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Prepping the Skin for Summer Waxing

Among the rituals that mark the start of summer, waxing away unwanted hair is not the most joyfully anticipated. But with the proper prepping, you can make it go more smoothly.


Before she has any waxing done, Shelley Bawiec, global director of spa sales and education for Aveda, starts trying to get her skin in “optimal condition.” The prep work can be done in a few days, but if her skin is damaged, she allows a couple of weeks.

“Waxing is a pretty deep exfoliation,” she says. “If your skin is … sensitized or dry because of tanning, sunburns or using harsh chemicals, then you really can’t be waxing over that.” Waxing can inflame or even tear at damaged skin.

Ms. Bawiec avoids using “aggressive treatments” such as harsh exfoliants, chemical peels and skin products with glycolic acid for at least a week before waxing. But she does gently exfoliate her skin to remove dead skin cells that can clog pores and grip hair follicles. While granular scrubs can be gentle enough for the body, she uses a lighter exfoliant, with ingredients like salicylic acid, for the bikini area.

Ms. Bawiec generally uses an exfoliating cleanser twice a week, and as summer approaches, she gets a professional full-body scrub at a spa. After that, she lets her skin rest for at least 48 hours before waxing. She also uses a gentle cleanser and moisturizer on her body, seeking out products with softening ingredients like jojoba oil.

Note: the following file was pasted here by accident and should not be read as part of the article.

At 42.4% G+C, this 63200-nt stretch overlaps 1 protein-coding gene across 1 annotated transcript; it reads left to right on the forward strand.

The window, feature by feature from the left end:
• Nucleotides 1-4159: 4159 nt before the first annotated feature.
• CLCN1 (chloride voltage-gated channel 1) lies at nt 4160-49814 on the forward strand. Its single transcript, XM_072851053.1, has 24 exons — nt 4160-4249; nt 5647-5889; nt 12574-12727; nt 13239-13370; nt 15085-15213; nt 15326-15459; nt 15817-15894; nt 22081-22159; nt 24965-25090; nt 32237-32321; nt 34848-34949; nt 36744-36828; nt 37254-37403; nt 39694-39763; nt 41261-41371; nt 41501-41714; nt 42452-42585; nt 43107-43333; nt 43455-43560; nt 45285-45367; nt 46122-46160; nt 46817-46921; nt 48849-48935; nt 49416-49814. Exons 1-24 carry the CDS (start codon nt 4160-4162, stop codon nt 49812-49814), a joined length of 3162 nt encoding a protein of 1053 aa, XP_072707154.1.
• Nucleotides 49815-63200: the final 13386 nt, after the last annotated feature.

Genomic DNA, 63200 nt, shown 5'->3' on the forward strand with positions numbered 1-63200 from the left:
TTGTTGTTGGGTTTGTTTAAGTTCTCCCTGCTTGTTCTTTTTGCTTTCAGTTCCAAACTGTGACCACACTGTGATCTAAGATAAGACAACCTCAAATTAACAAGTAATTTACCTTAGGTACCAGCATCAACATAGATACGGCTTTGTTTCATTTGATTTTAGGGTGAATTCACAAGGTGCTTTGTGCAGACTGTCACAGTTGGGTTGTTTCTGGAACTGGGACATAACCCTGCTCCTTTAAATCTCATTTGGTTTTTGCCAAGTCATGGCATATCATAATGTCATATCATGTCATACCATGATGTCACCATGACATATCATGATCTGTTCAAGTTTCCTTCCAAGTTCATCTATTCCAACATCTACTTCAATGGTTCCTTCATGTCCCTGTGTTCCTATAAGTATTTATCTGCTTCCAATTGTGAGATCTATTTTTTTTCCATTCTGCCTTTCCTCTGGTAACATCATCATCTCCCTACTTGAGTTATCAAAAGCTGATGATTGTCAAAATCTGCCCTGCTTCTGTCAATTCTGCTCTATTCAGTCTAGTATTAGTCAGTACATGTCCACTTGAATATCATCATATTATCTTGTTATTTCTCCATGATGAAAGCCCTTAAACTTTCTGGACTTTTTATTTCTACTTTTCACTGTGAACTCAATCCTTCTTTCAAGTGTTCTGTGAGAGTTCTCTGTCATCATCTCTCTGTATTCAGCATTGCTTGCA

Ms. Bawiec always goes to a spa to have her waxing done. At home, “managing the temperature of the wax is a difficult thing to do,” she says. “A lot of people burn themselves.”

Ideally, body hair that’s being waxed should be at least a quarter-inch long. “If it’s too short, it hurts a lot more, because [the hair] just won’t adhere to the wax,” says Ms. Bawiec.

If it’s too long, she adds, the wax may not come off cleanly. “If you don’t get a clean pull, you can get ingrown hairs,” she says.

Ms. Bawiec is willing to use either soft or hard wax—the two types generally available in salons—but she feels that hard wax “tends to be less painful.”

In the days after waxing, Ms. Bawiec uses non-exfoliating cleansers and moisturizers with tea tree oil or lavender oil. She waits 48 hours before prolonged sun exposure—and then uses sunscreen with an SPF of at least 30.

“You can be more prone to sun damage after waxing,” she says, adding that the freshly waxed skin may tan unevenly as well.

If Ms. Bawiec discovers any ingrown hairs—a potential waxing risk—she gently swabs an exfoliating pad over the area rather than picking at it. Forty-eight hours after waxing, she returns to her normal cleansing and exfoliating routine.

—Cheryl Lu-Lien Tan
Borrowed from The Wall Street Journal

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